With these words Mr Gove introduces his radical reforms of our examination system. To be frank I don’t recognise the ‘years of drift, decline and dumbing down‘ – certainly not in art education. By and large, my experience over 40 years, is of schools continuously, incrementally and determinedly improving the education for each new generation of pupils.
But I recognise that after 30 years and with a few overhauls the GCSE may be ripe for replacing. I can recall my experience of modular exams over 25 years ago (when I was chief moderator of one such). They did not really deal with the issue of maturation, assessment dominated programmes of study and the algorithms for grade awarding masked an obvious lack of rigour and quality in final outcomes. I do think art students are still over assessessed and that the needs of assessment dominate learning and define teaching in ways that are not always beneficial. And anyway change means debate and reflection and every generation (of teachers) should be able to shape their own destiny.
I suspect that the pursuit of ‘academic’ success as the primary aim of education will inevitably lead to many students becoming disenfranchised and disengaged. It was to resolve precisely this issue (the elitism of ‘O’ levels) that they were reformed in the first place. If you haven’t already seen it this presentation by Ken Robinson makes the case brilliantly. It also begs that question whether the ‘academic’ skill set is actually right for the 21st century. We have never successfully resolved the issue of ‘vocational’ education and I am unconvinced by Mr Gove’s assertion that he has.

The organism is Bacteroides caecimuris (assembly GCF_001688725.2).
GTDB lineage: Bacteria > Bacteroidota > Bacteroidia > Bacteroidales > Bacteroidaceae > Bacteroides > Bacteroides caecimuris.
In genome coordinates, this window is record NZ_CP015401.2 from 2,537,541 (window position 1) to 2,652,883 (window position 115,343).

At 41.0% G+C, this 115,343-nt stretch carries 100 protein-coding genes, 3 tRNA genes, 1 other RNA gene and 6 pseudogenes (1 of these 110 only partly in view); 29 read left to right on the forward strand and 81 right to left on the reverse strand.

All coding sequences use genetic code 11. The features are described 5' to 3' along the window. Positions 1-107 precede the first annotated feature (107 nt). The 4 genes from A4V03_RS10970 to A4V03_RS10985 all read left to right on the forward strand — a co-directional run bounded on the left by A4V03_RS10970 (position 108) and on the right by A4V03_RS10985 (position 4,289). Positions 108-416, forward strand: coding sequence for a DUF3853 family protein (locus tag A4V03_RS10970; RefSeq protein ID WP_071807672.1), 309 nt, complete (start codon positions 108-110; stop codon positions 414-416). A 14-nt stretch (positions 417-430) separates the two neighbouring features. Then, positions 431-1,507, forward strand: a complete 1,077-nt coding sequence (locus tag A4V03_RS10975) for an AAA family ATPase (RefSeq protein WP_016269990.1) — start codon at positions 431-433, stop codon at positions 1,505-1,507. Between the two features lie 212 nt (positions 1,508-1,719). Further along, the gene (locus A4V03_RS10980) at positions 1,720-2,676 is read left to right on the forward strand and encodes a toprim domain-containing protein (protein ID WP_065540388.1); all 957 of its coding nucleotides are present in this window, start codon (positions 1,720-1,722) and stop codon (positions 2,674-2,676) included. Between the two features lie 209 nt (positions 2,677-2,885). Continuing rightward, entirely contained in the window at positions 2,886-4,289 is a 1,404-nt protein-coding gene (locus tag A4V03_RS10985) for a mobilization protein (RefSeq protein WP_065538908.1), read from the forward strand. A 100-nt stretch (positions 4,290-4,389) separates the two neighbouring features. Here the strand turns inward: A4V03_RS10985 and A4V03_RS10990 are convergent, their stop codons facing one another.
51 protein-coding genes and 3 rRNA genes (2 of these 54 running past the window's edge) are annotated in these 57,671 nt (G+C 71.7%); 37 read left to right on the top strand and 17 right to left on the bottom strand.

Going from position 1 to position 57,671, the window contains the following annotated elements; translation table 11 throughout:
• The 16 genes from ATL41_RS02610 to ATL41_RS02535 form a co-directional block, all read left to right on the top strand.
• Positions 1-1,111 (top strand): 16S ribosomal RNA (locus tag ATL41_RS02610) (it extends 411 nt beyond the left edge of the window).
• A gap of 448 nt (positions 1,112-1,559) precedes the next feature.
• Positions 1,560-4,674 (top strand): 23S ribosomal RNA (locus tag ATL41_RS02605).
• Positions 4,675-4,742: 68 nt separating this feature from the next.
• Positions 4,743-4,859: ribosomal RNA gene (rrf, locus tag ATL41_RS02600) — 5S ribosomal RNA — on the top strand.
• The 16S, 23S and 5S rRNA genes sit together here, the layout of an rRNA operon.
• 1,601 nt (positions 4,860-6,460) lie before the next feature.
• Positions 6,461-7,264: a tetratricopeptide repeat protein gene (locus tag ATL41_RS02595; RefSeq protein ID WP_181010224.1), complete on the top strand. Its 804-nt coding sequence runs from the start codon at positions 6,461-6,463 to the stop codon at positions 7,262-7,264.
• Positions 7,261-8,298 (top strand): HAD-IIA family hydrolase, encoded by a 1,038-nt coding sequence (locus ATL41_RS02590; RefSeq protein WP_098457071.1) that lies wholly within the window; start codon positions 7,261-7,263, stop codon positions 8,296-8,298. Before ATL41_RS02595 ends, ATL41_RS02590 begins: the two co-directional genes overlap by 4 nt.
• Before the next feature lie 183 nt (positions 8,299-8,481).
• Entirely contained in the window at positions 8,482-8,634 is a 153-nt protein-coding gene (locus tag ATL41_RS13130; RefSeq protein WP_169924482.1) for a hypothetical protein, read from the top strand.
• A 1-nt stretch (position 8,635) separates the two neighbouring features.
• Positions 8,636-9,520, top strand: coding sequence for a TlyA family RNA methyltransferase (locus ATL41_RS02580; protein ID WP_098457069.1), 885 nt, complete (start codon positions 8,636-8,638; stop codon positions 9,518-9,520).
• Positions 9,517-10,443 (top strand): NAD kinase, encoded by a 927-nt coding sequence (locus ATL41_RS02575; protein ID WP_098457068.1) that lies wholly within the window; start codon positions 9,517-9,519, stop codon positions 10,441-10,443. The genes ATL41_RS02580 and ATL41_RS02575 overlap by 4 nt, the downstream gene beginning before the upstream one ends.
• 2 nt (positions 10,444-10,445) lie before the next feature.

I have read the statement this afternoon and it seems to me that:
- There is little point in fighting a rearguard action to preserve the past. You can achieve more by going with the ‘political’ grain than against it.
- The statement suggests that subjects which involve practical work will be treated differently. Let us hope that this allows us to preserve the heart of the subject – for without a national curriculum the examination syllabus will define the subject – just as the ‘O’ levels did.
- It is worth taking stock now to make sure that the core of the subject is recognised, retained and embedded in the new examination. If only to guard against the tendency of assessment practice to define educational values.
- The earlier policies, practices and curriculum, no matter how worthy, will probably have no traction in the debate. But underpinning them was the basic and simple principle that art education should be about children developing their own ideas, realising them is some tangible form and being able to talk knowingly about what they have done and why. These three simple concepts can be mediated by further words such as ‘research and perception’, craftsmanship and skill’, ‘knowledge and judgement’. It would be good if these simple concepts could continue to underpin the subject regardless of new vocabularies and assessment methods.